8-Bit Software Online Conversion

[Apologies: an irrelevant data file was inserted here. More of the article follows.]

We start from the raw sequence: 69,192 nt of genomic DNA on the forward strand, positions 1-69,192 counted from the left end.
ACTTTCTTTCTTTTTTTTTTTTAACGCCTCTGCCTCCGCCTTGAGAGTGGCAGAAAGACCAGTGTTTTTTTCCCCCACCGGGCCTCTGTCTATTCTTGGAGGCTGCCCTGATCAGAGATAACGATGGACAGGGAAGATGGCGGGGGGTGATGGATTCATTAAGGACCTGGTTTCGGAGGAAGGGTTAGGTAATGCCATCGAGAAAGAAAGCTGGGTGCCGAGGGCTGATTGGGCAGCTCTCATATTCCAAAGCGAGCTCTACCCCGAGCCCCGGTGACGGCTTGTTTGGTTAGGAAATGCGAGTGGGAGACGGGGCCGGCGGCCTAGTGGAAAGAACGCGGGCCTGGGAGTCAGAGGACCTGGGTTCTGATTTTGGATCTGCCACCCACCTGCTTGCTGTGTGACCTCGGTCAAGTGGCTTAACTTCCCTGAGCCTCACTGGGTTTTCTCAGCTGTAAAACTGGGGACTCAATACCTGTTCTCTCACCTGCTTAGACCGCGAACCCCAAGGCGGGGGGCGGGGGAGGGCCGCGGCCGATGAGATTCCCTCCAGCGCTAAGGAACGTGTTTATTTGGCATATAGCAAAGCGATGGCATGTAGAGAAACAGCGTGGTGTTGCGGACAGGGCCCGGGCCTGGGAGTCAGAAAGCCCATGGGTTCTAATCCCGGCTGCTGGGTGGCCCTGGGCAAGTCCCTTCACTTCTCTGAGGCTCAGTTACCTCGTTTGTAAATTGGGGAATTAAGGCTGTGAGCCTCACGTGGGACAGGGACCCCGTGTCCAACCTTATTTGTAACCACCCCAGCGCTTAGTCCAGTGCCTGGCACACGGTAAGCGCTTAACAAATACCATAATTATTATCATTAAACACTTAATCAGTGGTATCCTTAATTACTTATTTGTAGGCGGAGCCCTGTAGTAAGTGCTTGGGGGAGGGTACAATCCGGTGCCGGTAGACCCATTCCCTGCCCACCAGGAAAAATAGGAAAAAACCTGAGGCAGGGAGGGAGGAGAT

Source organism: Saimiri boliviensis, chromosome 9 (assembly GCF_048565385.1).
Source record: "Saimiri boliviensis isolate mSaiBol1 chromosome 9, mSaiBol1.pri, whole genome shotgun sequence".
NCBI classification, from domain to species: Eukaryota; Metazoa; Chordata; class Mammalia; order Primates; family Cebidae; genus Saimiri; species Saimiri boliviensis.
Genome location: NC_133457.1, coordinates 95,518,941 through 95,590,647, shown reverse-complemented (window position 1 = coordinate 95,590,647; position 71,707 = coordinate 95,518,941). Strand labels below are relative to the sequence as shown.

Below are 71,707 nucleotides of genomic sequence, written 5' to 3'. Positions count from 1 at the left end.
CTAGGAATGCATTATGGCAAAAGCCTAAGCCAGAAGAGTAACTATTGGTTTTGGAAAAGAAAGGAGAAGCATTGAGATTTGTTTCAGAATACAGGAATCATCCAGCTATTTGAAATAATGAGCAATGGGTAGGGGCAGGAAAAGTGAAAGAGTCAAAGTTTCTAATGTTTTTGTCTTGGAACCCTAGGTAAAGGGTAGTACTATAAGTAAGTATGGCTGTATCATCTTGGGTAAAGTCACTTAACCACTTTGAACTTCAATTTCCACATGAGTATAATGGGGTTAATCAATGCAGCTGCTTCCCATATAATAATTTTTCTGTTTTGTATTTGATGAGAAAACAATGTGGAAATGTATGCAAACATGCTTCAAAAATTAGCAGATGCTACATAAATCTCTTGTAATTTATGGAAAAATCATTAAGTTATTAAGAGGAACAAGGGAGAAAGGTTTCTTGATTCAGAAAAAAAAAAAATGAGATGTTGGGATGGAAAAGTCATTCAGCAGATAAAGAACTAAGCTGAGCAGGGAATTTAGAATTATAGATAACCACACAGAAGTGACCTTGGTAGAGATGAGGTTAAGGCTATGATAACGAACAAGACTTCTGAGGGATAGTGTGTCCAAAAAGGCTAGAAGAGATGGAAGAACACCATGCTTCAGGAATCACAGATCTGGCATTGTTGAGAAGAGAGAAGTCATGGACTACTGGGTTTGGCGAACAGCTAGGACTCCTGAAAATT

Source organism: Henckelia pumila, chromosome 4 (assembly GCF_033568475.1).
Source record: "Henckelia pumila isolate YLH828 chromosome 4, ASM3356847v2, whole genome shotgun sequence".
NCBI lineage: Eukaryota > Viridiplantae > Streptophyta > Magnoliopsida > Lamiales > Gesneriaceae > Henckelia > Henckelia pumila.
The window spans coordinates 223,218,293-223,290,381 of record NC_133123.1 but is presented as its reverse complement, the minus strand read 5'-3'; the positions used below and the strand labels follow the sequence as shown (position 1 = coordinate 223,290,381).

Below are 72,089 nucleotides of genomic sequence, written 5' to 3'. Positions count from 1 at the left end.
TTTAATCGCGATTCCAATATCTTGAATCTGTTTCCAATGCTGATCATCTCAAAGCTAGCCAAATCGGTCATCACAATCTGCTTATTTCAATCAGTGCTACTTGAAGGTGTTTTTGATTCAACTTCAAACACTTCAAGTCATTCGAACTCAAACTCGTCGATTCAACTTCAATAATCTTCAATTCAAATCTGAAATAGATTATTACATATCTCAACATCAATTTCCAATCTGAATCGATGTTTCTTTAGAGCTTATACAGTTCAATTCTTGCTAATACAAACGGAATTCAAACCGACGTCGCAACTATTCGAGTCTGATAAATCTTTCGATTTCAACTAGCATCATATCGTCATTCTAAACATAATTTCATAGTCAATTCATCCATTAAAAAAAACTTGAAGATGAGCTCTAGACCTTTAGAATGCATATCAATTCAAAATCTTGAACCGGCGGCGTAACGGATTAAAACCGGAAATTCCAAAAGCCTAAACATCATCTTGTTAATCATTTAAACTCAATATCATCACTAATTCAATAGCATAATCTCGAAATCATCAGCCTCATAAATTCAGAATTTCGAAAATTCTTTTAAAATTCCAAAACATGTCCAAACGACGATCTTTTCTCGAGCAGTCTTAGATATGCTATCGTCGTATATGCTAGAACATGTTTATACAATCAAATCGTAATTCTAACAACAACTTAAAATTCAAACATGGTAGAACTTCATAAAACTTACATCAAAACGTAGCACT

8-bit Software (c) Duncan Webster January 1992 Issue 18 Jan/Feb 1992 TECH TIPS Before we get onto the business of this issue's tech tips, I would like to publish a letter I have received from Keith Dunn (4RR) in response to the last tech tips which explained how to get better sound output from the BBC. User: 4RR Name: Keith Dunn It was a very good item from E.M. Clarke on enhancing the sound from the BBC. Having started with my BBC some seven years ago, and at that stage being confined not only to the spare bedroom but also to a 9pm curfew on any sounds being emitted (due to sleeping children), I was forced to make modifications to the sound system very similar to Mr. Clarke's ... As he rightly points out, if you don't know one end of a soldering iron from the other then DON'T. My alteration was to fit a 3.5mm closed circuit jack between PL15 and the loudspeaker. This was then mounted on the left side of the computer just in front of the power supply unit. I had to drill a small hole to accommodate the socket on the left side of the computer base section, but by careful positioning it will fit between the moulded sections. This now reduces the amount of cable running to the back of the machine, and also allows easy access to the jack instead of fumbling around at the back. There is no need to use screened cable as the lengths are so short. Remove PL15 before any work starts. It is then just a matter of taking the routeing of one wire off the loudspeaker through to the break contacts (the TIP) on the new socket and a new length from the other side of the contacts (this will be open circuit when the jack is inserted) back to the loudspeaker. Finally from the other side of the loudspeaker a common wire to the common side of the socket(the SLEEVE). The closed circuit jack method automatically connects the internal loudspeaker when no plug is inserted, and disconnects it when one is. This is more useful to allow the possibility of either the internal loudspeaker being used or an external one, and in my case I plug in a set of lightweight headphones. Now I can stay on the computer until all hours playing all the loudest games and music without disturbing anyone else. ---------------------------------------------------------------------- Now onto this month's technical tips kindly supplied by Ted Clark and Johnathan Harston ... ---------------------------------------------------------------------- A small piece of worthless information is directed particularly to smokers in the following lines, particularly to those who "Roll their own". If you have not had the cover off your beeb for sometime, then now is the time to take a look under it. Ensure the power is off, remove the fixing screws, and lift the lid. Ghastly, isn't it?. If you do any small wiring jobs you will also probably find snippets of sleeving and bits of wire. Check once again to ensure power is off. Invert the micro and brush out all ash/tobacco etc. making sure no bits of wire remain near or trapped by I.C pins. I am sure that all micro's will benefit by this treatment. This rubbish obviously finds its way into the micro by way of the spaces between the keys, and several methods I have used to overcome this have not been really successful. The best way to avoid this accumulation is to stop smoking near the micro. I myself do not practice what I preach. One can understand why Companies who use computers ban smoking in computer environements. E. Clark ---------------------------------------------------------------------- In the past few months quite a few people have asked me to service different appliances and pieces of equipment,and I have noticed on several 13 Amp sockets that the grip screws on the plug have been gripping the separate supply and earth cable and NOT the outer sheath of the cable. This is not only shoddy work but dangerous, the cables being prone to breakage and thereby exposing bare wires and liable to cause electric shock. This is not something new. If you have 13A plugs in this condition, then fix them NOW. It may not give you a shock, but could give children or pets a very nasty nip or burn, and remember ... maybe kill ... it wouldn't be the first time 230volts has killed, so be warned. I have also heard of 3 Beeb Power Units failing in the past 3 months, and in each case self servicing by the owner has not effected a repair, and in one case a shock to one person unseated him rather rapidly. To service these units, power has to be applied, and from then on you risk a rather nasty belt from it. Sitch Mode power supplies are NOT easy to service, they operate differently from standard power units, and are much more dangerous to work on. The motto being "If you dont know what you are doing ... leave it alone." These tips are for your safety. E. Clark ---------------------------------------------------------------------- CONNECTING MORE THAN 2 DISC DRIVES TO A BEEB *8BS editor note* This information has been sent in by Johnathan Harston of Harston P.D. in response to a question posed a few months back regarding the possibility of connecting more than 2 physical disk drives to a BBC computer. Thanks to all members who responded - Johnathan's article seems to cover the problem in greatest detail ... ---------------------------------------------------------------------- You can have more two disk drives connected to a Beeb. You cannot get the computer to access them all by itself, you need to make a lead to switch the drive 0 select between the 3.5" drive and the 5.25" drive, as following: Computer Switch Disk drives DS0-------------*--- *------------------DS0 *-------------------DS2 DS1-------------------------------------DS1 You will need to tell the extra 5.25" drive to be physical drive 2 by setting it's drive select link. The making of the lead it a bit tricky. The switch has to be before the signals get to the disk drives. If the lead on you dual drive unit is long enough, and the extra 5.25" drive will fit underneath it, you can use the lead. You then take off the lid of the extra 5.25" drive, and work out where the lead has to got. It needs to go into the drive, then out again to go to the dual unit. You then connect a 34-way IDC card-edge connector in the correct place to plug into the extra drive. Connecting IDCs can be tricky. VERY Careful use of a bench vice is how I do it. Now it gets trickier... You need to connect a switch between this new plug and the computer end. You also need the switch to be somewhere accessible. So, connect a small one-pole two-way switch to three wires, about 18 to 24 inches long. Next, VERY carefully, using a sharp craft knife, separate wires 10 and 14 from the ribbon cable. Wire 1 is usually coloured red, but you can check the numbers on the connector on the disk drive. Carefully cut the two wires you have separated out, and connect them to the wires coming from the switch. The computer end of wire 10 goes to the centre of the switch. The disk drive end of wire 10 goes to one side of the switch, and the disk drive end of wire 14 goes to the other side of the switch. The computer side of wire 14 goes nowhere. All the other wires are left alone. The diagram below summs up the connections ... 1 ---------------- 2 N/C ---------------- 3 ---------------- 4 N/C ---------------- 5 ---------------- 6 DS3 ---------------- 7 ---------------- 8 index ---------------- 9 ---------------- *-----\ 10 DS0 --------------------------*---- \---------- DS0 11 ---------------- *----+ 12 DS1 ---------------- 13 ---------------- 14 DS2 ---------------- +------------ DS2 15 ---------------- : : 34 You should end up with a lead that looks something like ... 5.25" 3.5" 5.25" computer connecter drv2 drv0 drv1 ----------------------+-- ------------ ------ switch Now, make sure that the extra 5.25" drive is set to be physical drive 2, the 3.5" drive is physical drive 0 and the other 5.25" drive is physical drive 1. Switching the switch will select whether the computer sees the extra 5.25" drive or the 3.5" drive as drive 0 (DFS 0/2). The computer will see the other 5.25" drive as drive 1 (DFS 1/3). On my Beeb, I have two 5.25" drives, a 3.5" drive and a 3" drive. There is a switch to select between a 5.25" drive and the 3.5", and another to switch between the other 5.25" drive and the 3". There is also yet another switch that switches drive 0 and drive 1 around. This way, I can access use 3", 3.5" and 5.25" disks with DFS, HADFS or ADFS format. J. Harston. --------------------------------------------------------------------- Next Month will include an article on "piggy backing 2 DFS ROMs". However I would be grateful if the author of this article would supply me another copy ON DISC. I have the paper version and it would save a lot of typing if the disc could be supplied again ..... Thanks.